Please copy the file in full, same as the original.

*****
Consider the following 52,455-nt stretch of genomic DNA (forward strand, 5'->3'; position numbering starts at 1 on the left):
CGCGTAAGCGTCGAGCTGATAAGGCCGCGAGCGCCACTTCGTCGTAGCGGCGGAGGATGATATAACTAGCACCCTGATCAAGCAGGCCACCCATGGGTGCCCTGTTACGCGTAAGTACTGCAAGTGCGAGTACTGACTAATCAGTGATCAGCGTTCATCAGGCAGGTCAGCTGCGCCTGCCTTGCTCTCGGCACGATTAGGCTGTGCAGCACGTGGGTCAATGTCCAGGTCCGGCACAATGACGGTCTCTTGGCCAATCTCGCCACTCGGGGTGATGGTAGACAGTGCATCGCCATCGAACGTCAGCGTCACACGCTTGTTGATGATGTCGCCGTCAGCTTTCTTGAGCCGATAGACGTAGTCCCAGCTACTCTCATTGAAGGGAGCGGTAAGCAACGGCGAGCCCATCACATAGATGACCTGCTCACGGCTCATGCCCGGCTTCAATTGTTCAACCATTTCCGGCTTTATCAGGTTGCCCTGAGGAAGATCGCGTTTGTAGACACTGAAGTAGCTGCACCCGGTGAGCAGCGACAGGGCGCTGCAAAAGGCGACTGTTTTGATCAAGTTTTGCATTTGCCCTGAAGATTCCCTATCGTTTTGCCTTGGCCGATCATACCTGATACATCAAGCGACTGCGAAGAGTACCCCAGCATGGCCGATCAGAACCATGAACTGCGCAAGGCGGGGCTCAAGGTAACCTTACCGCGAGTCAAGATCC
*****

Consider the following 52,455-nt stretch of genomic DNA (forward strand, 5'->3'; position numbering starts at 1 on the left):
CGCGTAAGCGTCGAGCTGATAAGGCCGCGAGCGCCACTTCGTCGTAGCGGCGGAGGATGATATAACTAGCACCCTGATCAAGCAGGCCACCCATGGGTGCCCTGTTACGCGTAAGTACTGCAAGTGCGAGTACTGACTAATCAGTGATCAGCGTTCATCAGGCAGGTCAGCTGCGCCTGCCTTGCTCTCGGCACGATTAGGCTGTGCAGCACGTGGGTCAATGTCCAGGTCCGGCACAATGACGGTCTCTTGGCCAATCTCGCCACTCGGGGTGATGGTAGACAGTGCATCGCCATCGAACGTCAGCGTCACACGCTTGTTGATGATGTCGCCGTCAGCTTTCTTGAGCCGATAGACGTAGTCCCAGCTACTCTCATTGAAGGGAGCGGTAAGCAACGGCGAGCCCATCACATAGATGACCTGCTCACGGCTCATGCCCGGCTTCAATTGTTCAACCATTTCCGGCTTTATCAGGTTGCCCTGAGGAAGATCGCGTTTGTAGACACTGAAGTAGCTGCACCCGGTGAGCAGCGACAGGGCGCTGCAAAAGGCGACTGTTTTGATCAAGTTTTGCATTTGCCCTGAAGATTCCCTATCGTTTTGCCTTGGCCGATCATACCTGATACATCAAGCGACTGCGAAGAGTACCCCAGCATGGCCGATCAGAACCATGAACTGCGCAAGGCGGGGCTCAAGGTAACCTTACCGCGAGTCAAGATCC